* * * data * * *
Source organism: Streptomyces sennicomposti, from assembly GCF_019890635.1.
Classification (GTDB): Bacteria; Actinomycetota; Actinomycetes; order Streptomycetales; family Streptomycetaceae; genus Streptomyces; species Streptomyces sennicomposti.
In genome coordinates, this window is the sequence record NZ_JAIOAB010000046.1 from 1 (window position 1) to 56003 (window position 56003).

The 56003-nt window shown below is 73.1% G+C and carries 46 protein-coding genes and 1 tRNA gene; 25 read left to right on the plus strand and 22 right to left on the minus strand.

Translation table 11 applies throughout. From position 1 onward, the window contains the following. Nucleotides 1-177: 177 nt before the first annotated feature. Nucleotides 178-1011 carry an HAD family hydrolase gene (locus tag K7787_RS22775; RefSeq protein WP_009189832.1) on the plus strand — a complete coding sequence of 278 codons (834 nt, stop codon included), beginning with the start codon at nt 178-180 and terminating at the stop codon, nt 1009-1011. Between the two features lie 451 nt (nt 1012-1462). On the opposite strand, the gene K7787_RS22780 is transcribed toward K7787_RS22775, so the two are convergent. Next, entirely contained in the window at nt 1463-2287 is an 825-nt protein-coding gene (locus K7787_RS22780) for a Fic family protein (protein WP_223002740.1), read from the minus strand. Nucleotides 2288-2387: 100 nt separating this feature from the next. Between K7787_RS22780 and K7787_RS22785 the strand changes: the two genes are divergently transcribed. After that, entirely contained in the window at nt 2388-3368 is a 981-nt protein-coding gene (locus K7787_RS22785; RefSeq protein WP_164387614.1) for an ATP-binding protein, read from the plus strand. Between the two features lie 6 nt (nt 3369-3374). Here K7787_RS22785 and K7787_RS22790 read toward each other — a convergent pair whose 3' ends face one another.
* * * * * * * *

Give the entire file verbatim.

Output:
Source organism: Streptomyces sennicomposti, from assembly GCF_019890635.1.
Classification (GTDB): Bacteria; Actinomycetota; Actinomycetes; order Streptomycetales; family Streptomycetaceae; genus Streptomyces; species Streptomyces sennicomposti.
In genome coordinates, this window is the sequence record NZ_JAIOAB010000046.1 from 1 (window position 1) to 56003 (window position 56003).

The 56003-nt window shown below is 73.1% G+C and carries 46 protein-coding genes and 1 tRNA gene; 25 read left to right on the plus strand and 22 right to left on the minus strand.

Translation table 11 applies throughout. From position 1 onward, the window contains the following. Nucleotides 1-177: 177 nt before the first annotated feature. Nucleotides 178-1011 carry an HAD family hydrolase gene (locus tag K7787_RS22775; RefSeq protein WP_009189832.1) on the plus strand — a complete coding sequence of 278 codons (834 nt, stop codon included), beginning with the start codon at nt 178-180 and terminating at the stop codon, nt 1009-1011. Between the two features lie 451 nt (nt 1012-1462). On the opposite strand, the gene K7787_RS22780 is transcribed toward K7787_RS22775, so the two are convergent. Next, entirely contained in the window at nt 1463-2287 is an 825-nt protein-coding gene (locus K7787_RS22780) for a Fic family protein (protein WP_223002740.1), read from the minus strand. Nucleotides 2288-2387: 100 nt separating this feature from the next. Between K7787_RS22780 and K7787_RS22785 the strand changes: the two genes are divergently transcribed. After that, entirely contained in the window at nt 2388-3368 is a 981-nt protein-coding gene (locus K7787_RS22785; RefSeq protein WP_164387614.1) for an ATP-binding protein, read from the plus strand. Between the two features lie 6 nt (nt 3369-3374). Here K7787_RS22785 and K7787_RS22790 read toward each other — a convergent pair whose 3' ends face one another.